Bill Nye the Science Guy is going head-to-head with CNN, over global warming and man-made climate change. The popular science expert took part in a debate on climate change, against Nicolas Loris of the Heritage Foundation. The face-off took place on 6 May and was broadcast on CNN.

When conservative panelist S.E. Cupp went to ask her first question, which accused the Obama Administration of using "scare tactics' in the debate, she was interrupted by Nye. The panelist confronted the scientist with poll numbers showing only 36 percent of Americans believe global warming to be a serious problem.

"[W]e haven't seen these extreme event trends. The observed data doesn't prove that," Loris said, coming out against Nye.

The debate ended with Cupp accusing "science guys" of bullying people who disagree with the idea of man-made climate change.

"Let's just start with, we don't agree on the facts. This third report came out, saying it's very serious. You say, 'No.' Right? There's the essence of the problem," Nye told Loris and Cupp during the heated exchange.

The White House Released the Third U.S. National Climate Assessment on 6 May, which details climate change around the nation in unprecedented detail.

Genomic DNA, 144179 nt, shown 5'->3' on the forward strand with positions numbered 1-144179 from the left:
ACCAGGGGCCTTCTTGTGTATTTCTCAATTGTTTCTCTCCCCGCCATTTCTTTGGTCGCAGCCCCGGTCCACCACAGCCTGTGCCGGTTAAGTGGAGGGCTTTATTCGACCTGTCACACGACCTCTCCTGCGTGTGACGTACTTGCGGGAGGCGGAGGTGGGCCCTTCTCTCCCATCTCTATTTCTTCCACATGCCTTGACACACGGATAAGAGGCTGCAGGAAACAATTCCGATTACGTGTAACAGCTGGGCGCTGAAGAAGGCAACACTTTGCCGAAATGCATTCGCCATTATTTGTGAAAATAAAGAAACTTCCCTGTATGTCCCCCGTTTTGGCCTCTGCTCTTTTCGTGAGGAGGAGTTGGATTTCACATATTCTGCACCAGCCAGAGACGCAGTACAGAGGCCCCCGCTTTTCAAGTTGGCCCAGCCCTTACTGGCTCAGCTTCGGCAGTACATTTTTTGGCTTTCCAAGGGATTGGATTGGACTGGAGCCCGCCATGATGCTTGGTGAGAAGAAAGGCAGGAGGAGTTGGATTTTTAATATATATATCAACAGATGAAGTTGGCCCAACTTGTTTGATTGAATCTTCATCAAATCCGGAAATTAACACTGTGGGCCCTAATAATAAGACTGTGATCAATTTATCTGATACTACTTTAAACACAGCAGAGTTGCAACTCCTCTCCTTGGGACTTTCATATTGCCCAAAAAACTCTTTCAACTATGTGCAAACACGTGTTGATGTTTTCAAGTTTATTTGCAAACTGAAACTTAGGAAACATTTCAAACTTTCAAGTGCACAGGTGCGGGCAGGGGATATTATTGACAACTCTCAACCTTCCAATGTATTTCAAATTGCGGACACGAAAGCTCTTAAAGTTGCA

"The report, a key deliverable of President Obama's Climate Action Plan, confirms that climate change is not a distant threat - it's affecting us now," officials wrote on the White House Web site.

Bill Nye began his career as a mechanical engineer for Boeing, and is currently best-known as host of Bill Nye: The Science Guy, broadcast on PBS. He got his start in filmmaking in Seattle, where he hosted a six-minute science segment on local television. It was here that he first began using the moniker "the Science Guy."

In addition to hosting the current series, Nye is a nationally-known commentator on scientific issues. He is a frequent guest on talk shows and news programs, discussing scientific issues from biology to unidentified flying objects. He remains a skeptic that aliens have visited Earth.

Nye often welcomes debate on contentious issues, such as the debate between creationism and evolution. He recently debated that subject with Ken Ham, the president of Answers in Genesis, a group of people in Australia that believe in the idea of a "young Earth."

As global temperatures continue to rise, the effects on wildlife and storms systems could be dramatic, according to many climatologists.

Highlights of the debate are available on the CNN Web site.

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